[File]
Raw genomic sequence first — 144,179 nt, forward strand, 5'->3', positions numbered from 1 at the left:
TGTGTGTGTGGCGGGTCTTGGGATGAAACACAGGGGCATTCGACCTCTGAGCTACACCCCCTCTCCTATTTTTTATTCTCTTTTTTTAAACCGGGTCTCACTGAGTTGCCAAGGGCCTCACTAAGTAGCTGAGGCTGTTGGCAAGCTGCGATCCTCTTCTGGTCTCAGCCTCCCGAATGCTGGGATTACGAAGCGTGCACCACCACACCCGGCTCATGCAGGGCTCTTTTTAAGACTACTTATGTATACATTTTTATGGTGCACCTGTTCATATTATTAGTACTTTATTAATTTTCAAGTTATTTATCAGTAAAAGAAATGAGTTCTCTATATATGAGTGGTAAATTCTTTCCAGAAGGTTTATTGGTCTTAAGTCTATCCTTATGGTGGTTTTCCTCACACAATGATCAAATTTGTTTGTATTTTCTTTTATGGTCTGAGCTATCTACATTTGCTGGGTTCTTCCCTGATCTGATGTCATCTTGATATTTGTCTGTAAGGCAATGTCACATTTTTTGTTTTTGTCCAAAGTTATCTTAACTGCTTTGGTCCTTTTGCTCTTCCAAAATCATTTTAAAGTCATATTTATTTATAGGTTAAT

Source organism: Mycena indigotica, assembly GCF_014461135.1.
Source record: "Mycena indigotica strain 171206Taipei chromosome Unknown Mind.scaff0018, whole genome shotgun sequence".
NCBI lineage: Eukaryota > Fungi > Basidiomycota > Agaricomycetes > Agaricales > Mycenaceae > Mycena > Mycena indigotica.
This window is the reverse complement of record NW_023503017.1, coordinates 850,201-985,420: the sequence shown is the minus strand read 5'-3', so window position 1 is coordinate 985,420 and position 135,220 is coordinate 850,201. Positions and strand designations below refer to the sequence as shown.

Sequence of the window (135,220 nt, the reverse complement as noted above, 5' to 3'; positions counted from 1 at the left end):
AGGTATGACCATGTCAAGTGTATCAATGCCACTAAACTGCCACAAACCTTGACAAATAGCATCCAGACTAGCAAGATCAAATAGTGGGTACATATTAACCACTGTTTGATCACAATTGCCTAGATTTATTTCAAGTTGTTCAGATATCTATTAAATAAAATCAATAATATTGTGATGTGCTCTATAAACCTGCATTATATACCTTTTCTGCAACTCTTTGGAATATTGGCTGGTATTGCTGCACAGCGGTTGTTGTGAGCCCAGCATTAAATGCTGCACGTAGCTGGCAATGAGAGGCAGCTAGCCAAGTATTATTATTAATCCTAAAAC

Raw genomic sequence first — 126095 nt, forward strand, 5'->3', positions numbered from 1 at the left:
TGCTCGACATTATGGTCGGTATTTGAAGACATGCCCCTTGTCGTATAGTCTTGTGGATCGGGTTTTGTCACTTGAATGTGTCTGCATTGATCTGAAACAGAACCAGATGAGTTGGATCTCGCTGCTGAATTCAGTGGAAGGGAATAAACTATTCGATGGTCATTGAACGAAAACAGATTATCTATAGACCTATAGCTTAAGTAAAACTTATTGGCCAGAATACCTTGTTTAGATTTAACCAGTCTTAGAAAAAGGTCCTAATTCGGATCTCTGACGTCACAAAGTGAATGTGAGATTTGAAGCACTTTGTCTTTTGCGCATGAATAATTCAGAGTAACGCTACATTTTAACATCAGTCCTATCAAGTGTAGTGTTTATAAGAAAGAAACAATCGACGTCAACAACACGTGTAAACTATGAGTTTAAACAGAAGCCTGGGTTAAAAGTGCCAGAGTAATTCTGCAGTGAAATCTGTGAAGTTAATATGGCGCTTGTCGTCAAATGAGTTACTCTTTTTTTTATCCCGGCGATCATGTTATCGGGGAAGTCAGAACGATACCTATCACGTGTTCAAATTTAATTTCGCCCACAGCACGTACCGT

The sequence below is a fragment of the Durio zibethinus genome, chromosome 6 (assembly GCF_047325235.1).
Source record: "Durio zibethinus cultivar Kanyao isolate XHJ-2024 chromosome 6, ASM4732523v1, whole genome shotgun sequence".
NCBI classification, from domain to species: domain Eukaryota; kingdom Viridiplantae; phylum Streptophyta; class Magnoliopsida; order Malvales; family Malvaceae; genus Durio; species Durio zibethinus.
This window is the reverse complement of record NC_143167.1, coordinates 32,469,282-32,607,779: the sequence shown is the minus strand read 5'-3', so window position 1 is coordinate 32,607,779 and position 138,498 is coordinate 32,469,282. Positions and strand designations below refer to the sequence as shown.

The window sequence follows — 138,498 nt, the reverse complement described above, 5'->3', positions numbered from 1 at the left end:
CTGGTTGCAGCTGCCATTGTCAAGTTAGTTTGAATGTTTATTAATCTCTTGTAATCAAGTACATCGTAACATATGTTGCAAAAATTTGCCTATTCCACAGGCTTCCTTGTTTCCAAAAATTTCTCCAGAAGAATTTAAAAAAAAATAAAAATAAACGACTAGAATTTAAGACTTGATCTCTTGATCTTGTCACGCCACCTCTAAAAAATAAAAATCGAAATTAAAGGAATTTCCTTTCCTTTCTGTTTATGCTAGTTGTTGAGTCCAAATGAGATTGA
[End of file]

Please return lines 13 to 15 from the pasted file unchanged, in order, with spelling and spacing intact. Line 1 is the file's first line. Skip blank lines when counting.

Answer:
NCBI classification, from domain to species: domain Eukaryota; kingdom Viridiplantae; phylum Streptophyta; class Magnoliopsida; order Malvales; family Malvaceae; genus Durio; species Durio zibethinus.
This window is the reverse complement of record NC_143167.1, coordinates 32,469,282-32,607,779: the sequence shown is the minus strand read 5'-3', so window position 1 is coordinate 32,607,779 and position 138,498 is coordinate 32,469,282. Positions and strand designations below refer to the sequence as shown.

The window sequence follows — 138,498 nt, the reverse complement described above, 5'->3', positions numbered from 1 at the left end: